From Alex Omhof

FORT BRAGG, N.C. – May 23, 2013 – Nowadays if someone called him a devil, James Megellas said he might take offense. Back in World War II, however, the veteran said if an enemy troop called him a devil – that was a compliment.

Megellas, one of the most decorated officers in the history of the 82nd Airborne Division, and a former “Devil in Baggy Pants,” came home to the 504th Parachute Infantry Regiment here during All American Week to share his experiences with paratroopers in the 1st Brigade Combat Team.

All American Week is a weeklong event that brings together Paratroopers from many generations to celebrate the proud history of the division.

While visiting the unit where he got his start, the spry, 96-year-old retired lieutenant colonel signed copies of the book he authored, “All the Way to Berlin, A Paratrooper at War in Europe.”

He also hosted screenings of the documentary film, “Maggie’s War: A True Story of Courage, Leadership and Valor in World War II.”

The film chronicles the heroic actions Megellas undertook while serving as a platoon leader during the Battle of the Bulge.

On Jan. 28, 1945, Megellas and the paratroopers in his platoon advanced toward a much larger German force. The advance was going well until machine gun fire from a German Mark V tank halted forward movement of the company.

As George D. Heib, a retired lieutenant colonel who participated in the advance as a private, recalled, Megellas single-handedly destroyed the tank with two grenades.

Heib said after Megellas launched a grenade to disable the tank, he said he saw the lieutenant jump on the tank and throw the second grenade into the turret.

A fellow platoon leader who served in the advance, Ernest P. Murphy, now a retired lieutenant colonel, said once the tank was neutralized, Megellas and his paratroopers seized Herresbach, Belgium, killing more than 100 Germans and capturing more than 180 prisoners.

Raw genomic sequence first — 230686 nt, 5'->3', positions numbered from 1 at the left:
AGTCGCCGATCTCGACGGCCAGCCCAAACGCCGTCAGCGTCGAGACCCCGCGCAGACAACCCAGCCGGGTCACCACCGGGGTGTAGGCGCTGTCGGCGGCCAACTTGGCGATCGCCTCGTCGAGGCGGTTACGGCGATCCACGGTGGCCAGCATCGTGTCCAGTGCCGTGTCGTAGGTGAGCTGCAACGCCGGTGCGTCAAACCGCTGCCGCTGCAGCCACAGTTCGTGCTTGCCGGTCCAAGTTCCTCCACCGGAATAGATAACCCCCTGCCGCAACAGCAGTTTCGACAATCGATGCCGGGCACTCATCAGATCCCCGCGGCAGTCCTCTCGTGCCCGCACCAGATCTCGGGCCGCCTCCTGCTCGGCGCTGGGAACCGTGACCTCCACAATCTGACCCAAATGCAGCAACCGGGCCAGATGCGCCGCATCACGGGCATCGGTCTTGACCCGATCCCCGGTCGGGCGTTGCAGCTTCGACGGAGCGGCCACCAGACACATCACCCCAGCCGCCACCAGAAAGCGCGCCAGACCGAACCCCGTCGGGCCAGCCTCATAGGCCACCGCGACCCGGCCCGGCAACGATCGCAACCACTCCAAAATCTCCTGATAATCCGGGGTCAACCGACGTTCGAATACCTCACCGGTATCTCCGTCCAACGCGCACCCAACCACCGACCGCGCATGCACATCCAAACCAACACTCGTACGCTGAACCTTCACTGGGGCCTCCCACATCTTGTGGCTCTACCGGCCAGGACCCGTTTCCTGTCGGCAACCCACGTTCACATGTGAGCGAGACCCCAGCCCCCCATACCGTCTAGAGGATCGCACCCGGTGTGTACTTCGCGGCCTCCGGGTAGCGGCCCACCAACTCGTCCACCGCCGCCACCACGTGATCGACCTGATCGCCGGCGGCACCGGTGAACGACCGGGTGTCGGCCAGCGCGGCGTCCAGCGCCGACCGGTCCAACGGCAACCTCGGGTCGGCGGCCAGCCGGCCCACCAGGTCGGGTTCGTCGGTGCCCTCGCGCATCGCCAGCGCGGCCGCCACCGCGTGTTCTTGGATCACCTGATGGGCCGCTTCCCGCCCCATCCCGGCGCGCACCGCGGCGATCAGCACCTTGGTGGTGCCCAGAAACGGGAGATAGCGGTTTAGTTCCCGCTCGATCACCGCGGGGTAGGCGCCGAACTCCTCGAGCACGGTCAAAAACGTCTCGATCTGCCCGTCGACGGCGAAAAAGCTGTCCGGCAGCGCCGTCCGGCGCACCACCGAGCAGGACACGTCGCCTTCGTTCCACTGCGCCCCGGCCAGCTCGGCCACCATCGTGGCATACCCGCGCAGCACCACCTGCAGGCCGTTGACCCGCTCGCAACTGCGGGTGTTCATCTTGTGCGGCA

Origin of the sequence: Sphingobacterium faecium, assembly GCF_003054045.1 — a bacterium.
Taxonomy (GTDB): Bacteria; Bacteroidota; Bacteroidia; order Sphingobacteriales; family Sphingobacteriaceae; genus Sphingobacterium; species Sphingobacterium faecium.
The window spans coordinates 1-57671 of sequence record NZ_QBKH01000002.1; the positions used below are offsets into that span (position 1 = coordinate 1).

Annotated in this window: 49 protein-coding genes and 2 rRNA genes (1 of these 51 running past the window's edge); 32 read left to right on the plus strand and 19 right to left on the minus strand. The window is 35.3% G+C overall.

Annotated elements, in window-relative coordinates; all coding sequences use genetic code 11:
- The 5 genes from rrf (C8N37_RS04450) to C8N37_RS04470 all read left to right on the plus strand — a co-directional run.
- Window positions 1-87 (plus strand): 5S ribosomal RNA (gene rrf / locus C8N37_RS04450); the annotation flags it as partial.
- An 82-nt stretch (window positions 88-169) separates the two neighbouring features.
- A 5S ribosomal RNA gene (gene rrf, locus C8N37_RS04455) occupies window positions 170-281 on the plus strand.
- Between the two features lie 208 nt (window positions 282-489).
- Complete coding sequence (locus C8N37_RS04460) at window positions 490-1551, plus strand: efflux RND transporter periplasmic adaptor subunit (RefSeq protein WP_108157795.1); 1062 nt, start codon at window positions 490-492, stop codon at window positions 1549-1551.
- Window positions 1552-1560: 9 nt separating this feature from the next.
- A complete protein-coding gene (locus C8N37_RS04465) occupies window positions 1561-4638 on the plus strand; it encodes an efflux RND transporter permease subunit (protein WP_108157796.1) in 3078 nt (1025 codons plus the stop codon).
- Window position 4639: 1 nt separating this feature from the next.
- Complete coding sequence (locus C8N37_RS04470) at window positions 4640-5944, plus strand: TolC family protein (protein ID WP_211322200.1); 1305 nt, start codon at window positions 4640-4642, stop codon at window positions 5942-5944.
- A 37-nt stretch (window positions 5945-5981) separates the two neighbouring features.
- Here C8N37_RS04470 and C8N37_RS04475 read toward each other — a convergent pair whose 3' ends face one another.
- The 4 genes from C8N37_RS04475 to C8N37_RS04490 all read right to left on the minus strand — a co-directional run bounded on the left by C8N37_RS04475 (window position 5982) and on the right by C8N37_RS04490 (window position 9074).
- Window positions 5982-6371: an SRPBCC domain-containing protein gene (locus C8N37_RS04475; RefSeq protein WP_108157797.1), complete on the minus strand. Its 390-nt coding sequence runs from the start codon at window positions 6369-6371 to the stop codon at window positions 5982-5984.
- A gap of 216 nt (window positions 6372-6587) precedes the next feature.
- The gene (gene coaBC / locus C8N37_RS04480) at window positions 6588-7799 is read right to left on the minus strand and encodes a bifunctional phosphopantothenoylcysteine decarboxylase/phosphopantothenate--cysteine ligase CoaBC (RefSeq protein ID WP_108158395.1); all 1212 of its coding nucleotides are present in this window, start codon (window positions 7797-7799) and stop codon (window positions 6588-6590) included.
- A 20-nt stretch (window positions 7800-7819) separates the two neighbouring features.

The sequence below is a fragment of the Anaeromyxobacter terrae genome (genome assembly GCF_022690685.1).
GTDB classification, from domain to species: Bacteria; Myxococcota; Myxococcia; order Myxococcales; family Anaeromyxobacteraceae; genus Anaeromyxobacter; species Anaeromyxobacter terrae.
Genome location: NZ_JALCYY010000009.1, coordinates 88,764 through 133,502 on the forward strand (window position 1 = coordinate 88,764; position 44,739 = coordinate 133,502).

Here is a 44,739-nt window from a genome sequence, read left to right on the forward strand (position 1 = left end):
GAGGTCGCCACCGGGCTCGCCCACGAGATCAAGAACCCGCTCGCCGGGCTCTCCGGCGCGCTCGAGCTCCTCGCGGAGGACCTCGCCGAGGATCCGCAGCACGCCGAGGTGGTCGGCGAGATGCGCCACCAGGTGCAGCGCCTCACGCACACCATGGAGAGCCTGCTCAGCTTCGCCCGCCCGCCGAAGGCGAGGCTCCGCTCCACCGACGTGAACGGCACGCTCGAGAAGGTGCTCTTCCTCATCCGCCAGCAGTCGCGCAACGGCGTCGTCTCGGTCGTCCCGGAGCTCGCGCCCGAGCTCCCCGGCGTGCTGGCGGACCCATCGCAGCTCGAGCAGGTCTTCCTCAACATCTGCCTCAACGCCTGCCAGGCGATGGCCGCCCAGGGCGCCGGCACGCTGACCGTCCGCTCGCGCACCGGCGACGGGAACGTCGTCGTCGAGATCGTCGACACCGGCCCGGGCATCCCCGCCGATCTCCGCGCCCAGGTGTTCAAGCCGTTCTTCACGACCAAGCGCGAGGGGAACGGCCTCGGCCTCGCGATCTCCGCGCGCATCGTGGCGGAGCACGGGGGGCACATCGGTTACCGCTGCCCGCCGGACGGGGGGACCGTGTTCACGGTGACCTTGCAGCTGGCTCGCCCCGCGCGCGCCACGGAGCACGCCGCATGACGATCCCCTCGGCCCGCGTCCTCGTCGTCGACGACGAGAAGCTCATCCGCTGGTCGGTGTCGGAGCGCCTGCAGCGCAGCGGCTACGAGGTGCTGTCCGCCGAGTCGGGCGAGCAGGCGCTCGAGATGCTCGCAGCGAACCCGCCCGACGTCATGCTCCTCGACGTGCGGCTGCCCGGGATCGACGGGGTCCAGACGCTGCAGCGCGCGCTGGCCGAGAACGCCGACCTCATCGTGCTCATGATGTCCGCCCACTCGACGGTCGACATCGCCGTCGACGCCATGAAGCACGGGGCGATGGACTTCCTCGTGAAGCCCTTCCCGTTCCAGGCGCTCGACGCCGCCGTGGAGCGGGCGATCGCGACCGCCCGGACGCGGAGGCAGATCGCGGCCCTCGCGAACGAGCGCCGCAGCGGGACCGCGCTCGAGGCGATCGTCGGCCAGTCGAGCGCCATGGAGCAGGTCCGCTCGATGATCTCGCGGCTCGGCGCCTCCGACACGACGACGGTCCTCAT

Megellas, who received the Distinguished Silver Cross, two Silver Star medals, two Bronze Star medals and two Purple Hearts throughout his career, said he doesn’t consider himself to be a hero for his actions on the battlefield. Rather, he said he was a witness to history by being involved in important events that helped shape the world.

“I witnessed in World War II events that … defined us as who we really were: what we stood for, what we were willing to fight for, what we would sacrifice for, what we would die for,” Megellas said.

The veteran, who has traveled to Afghanistan to visit troops on three separate occasions, said today’s paratroopers are also defining themselves through their service.

The veteran said it was a humbling experience to spend time with today’s “Devils in Baggy Pants.” He said his combat days are so far in the past it’s difficult to remember his experiences.

“You volunteered to be a Paratrooper and for hazardous duty – that defined who you were,” he said. “You weren’t looking for an easy way out, you wanted to be there.”